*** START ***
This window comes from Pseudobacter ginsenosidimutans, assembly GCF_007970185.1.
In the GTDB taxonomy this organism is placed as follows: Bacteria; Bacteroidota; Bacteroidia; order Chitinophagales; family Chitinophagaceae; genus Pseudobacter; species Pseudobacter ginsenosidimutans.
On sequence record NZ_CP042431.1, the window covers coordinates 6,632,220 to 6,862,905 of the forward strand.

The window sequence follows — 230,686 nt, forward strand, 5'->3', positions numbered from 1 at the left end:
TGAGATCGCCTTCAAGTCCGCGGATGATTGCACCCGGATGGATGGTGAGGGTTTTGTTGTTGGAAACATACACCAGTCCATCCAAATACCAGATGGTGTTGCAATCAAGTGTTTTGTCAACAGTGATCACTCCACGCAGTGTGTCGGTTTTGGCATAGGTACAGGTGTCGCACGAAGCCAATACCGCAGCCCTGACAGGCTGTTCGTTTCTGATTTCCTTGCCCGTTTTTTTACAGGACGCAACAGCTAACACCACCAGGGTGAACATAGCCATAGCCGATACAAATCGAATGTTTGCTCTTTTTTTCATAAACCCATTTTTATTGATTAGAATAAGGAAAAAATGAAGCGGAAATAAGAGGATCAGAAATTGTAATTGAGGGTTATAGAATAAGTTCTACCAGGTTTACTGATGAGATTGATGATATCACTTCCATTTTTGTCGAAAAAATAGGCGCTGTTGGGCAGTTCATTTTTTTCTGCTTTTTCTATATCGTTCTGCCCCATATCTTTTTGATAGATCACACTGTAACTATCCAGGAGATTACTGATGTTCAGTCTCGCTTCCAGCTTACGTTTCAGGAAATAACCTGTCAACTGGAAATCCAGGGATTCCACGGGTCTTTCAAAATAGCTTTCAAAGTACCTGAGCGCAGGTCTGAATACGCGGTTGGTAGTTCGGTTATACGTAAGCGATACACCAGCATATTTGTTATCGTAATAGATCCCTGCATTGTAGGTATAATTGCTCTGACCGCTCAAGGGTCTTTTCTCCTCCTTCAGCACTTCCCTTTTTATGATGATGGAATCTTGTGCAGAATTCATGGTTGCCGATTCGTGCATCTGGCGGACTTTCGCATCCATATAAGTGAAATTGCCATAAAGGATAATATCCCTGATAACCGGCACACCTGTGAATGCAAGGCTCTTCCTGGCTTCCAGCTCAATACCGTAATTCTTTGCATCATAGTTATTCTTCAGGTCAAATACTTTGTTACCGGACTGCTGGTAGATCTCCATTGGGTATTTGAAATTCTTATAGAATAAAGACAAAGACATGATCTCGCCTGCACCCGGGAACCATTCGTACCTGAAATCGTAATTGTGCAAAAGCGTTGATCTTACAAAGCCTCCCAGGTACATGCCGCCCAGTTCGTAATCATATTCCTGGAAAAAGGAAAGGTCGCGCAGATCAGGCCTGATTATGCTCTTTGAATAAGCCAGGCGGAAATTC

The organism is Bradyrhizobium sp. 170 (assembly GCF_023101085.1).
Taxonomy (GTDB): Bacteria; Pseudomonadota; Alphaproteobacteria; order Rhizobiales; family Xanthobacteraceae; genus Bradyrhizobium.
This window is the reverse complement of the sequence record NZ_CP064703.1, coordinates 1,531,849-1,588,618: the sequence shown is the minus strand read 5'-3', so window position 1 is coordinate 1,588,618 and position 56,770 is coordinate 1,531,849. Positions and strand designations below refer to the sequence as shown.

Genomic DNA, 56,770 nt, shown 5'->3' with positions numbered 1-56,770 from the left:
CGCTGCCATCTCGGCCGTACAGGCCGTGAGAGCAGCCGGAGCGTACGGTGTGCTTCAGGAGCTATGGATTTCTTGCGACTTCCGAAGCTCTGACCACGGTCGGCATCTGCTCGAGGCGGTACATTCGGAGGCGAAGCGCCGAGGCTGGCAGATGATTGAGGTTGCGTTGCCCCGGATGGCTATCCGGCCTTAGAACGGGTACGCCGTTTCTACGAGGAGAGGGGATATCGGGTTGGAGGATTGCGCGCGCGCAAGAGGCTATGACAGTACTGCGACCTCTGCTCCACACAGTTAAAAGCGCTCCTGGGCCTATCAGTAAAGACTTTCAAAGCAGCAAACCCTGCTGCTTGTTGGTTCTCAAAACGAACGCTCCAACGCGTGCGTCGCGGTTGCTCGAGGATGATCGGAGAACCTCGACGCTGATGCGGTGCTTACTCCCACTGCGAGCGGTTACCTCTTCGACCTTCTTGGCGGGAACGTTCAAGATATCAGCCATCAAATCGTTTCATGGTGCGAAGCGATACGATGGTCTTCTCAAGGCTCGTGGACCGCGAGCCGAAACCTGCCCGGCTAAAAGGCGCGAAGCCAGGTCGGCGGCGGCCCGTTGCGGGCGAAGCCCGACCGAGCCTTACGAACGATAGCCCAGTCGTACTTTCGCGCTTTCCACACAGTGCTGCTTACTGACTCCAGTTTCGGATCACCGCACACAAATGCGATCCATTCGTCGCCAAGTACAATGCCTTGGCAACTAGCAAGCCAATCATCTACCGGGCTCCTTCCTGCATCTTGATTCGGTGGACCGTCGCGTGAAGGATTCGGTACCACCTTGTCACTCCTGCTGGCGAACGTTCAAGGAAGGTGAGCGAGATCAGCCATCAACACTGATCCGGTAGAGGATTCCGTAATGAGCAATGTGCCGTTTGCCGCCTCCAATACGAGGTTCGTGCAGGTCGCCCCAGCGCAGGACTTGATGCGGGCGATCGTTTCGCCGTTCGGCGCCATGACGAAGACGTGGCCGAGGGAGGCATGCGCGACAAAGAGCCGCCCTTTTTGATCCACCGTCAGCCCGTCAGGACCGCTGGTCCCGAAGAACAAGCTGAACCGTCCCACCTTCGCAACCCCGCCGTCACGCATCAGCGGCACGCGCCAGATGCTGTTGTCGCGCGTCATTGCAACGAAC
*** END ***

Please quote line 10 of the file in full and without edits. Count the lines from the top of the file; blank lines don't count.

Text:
CGCTGCCATCTCGGCCGTACAGGCCGTGAGAGCAGCCGGAGCGTACGGTGTGCTTCAGGAGCTATGGATTTCTTGCGACTTCCGAAGCTCTGACCACGGTCGGCATCTGCTCGAGGCGGTACATTCGGAGGCGAAGCGCCGAGGCTGGCAGATGATTGAGGTTGCGTTGCCCCGGATGGCTATCCGGCCTTAGAACGGGTACGCCGTTTCTACGAGGAGAGGGGATATCGGGTTGGAGGATTGCGCGCGCGCAAGAGGCTATGACAGTACTGCGACCTCTGCTCCACACAGTTAAAAGCGCTCCTGGGCCTATCAGTAAAGACTTTCAAAGCAGCAAACCCTGCTGCTTGTTGGTTCTCAAAACGAACGCTCCAACGCGTGCGTCGCGGTTGCTCGAGGATGATCGGAGAACCTCGACGCTGATGCGGTGCTTACTCCCACTGCGAGCGGTTACCTCTTCGACCTTCTTGGCGGGAACGTTCAAGATATCAGCCATCAAATCGTTTCATGGTGCGAAGCGATACGATGGTCTTCTCAAGGCTCGTGGACCGCGAGCCGAAACCTGCCCGGCTAAAAGGCGCGAAGCCAGGTCGGCGGCGGCCCGTTGCGGGCGAAGCCCGACCGAGCCTTACGAACGATAGCCCAGTCGTACTTTCGCGCTTTCCACACAGTGCTGCTTACTGACTCCAGTTTCGGATCACCGCACACAAATGCGATCCATTCGTCGCCAAGTACAATGCCTTGGCAACTAGCAAGCCAATCATCTACCGGGCTCCTTCCTGCATCTTGATTCGGTGGACCGTCGCGTGAAGGATTCGGTACCACCTTGTCACTCCTGCTGGCGAACGTTCAAGGAAGGTGAGCGAGATCAGCCATCAACACTGATCCGGTAGAGGATTCCGTAATGAGCAATGTGCCGTTTGCCGCCTCCAATACGAGGTTCGTGCAGGTCGCCCCAGCGCAGGACTTGATGCGGGCGATCGTTTCGCCGTTCGGCGCCATGACGAAGACGTGGCCGAGGGAGGCATGCGCGACAAAGAGCCGCCCTTTTTGATCCACCGTCAGCCCGTCAGGACCGCTGGTCCCGAAGAACAAGCTGAACCGTCCCACCTTCGCAACCCCGCCGTCACGCATCAGCGGCACGCGCCAGATGCTGTTGTCGCGCGTCATTGCAACGAAC